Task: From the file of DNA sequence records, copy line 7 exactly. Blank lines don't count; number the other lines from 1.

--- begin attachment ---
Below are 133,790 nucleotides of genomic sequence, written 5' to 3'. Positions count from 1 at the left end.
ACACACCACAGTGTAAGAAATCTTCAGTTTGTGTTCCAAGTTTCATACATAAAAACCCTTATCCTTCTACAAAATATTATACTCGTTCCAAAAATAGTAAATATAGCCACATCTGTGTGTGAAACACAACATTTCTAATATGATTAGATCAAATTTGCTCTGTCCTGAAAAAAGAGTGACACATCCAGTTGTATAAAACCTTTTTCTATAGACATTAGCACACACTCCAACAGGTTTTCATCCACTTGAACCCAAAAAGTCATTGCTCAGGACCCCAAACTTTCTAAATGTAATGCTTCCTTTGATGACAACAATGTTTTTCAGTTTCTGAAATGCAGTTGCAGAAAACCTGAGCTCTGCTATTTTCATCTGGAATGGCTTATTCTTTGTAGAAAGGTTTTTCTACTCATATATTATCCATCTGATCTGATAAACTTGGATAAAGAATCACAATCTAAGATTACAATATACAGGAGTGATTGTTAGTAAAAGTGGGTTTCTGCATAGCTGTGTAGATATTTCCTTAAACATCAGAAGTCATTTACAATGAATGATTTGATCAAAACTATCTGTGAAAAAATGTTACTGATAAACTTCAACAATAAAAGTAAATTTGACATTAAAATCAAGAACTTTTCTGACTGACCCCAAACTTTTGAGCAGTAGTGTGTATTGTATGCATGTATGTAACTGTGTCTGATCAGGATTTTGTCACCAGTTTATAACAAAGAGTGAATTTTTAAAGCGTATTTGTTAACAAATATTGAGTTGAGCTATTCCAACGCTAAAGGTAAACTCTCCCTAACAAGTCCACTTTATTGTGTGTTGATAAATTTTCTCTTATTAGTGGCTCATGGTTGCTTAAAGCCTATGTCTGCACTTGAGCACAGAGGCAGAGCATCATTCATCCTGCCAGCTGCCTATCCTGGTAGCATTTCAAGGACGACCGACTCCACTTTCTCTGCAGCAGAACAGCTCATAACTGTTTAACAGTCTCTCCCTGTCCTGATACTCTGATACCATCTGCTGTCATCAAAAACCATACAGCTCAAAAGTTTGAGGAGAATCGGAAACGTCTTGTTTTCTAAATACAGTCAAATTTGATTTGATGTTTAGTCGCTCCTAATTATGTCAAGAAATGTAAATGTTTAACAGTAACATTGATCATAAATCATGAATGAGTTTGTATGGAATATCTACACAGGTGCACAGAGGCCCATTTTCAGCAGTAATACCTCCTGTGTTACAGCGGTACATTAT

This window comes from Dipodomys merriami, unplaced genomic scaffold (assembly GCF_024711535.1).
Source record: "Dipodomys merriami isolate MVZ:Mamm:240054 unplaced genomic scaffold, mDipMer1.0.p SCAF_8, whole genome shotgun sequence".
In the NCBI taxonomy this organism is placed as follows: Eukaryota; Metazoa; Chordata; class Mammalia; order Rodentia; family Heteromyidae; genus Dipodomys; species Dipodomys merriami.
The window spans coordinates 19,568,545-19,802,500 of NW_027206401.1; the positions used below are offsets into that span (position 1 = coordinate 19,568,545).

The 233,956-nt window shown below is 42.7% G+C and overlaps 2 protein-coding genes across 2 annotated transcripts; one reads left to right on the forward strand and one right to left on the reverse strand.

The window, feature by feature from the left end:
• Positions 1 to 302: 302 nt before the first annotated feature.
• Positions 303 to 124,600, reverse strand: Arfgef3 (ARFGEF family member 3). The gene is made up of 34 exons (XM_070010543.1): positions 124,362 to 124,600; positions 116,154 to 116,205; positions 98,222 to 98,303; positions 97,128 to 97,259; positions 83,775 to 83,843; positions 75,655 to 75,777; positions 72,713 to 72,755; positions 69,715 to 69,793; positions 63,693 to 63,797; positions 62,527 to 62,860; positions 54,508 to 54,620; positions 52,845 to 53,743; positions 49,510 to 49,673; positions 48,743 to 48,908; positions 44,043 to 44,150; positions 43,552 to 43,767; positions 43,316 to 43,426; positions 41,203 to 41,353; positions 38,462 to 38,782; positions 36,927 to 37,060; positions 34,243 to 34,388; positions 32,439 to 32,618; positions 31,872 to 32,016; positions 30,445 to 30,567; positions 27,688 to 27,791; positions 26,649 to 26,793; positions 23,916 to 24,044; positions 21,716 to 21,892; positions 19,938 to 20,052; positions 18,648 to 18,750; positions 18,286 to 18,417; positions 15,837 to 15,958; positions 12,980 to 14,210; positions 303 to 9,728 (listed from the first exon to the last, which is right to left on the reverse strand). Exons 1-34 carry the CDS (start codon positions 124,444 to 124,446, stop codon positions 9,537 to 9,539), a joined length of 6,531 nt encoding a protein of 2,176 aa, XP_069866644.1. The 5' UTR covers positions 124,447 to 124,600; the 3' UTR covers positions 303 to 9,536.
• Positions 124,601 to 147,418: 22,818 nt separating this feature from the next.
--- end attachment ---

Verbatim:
The 233,956-nt window shown below is 42.7% G+C and overlaps 2 protein-coding genes across 2 annotated transcripts; one reads left to right on the forward strand and one right to left on the reverse strand.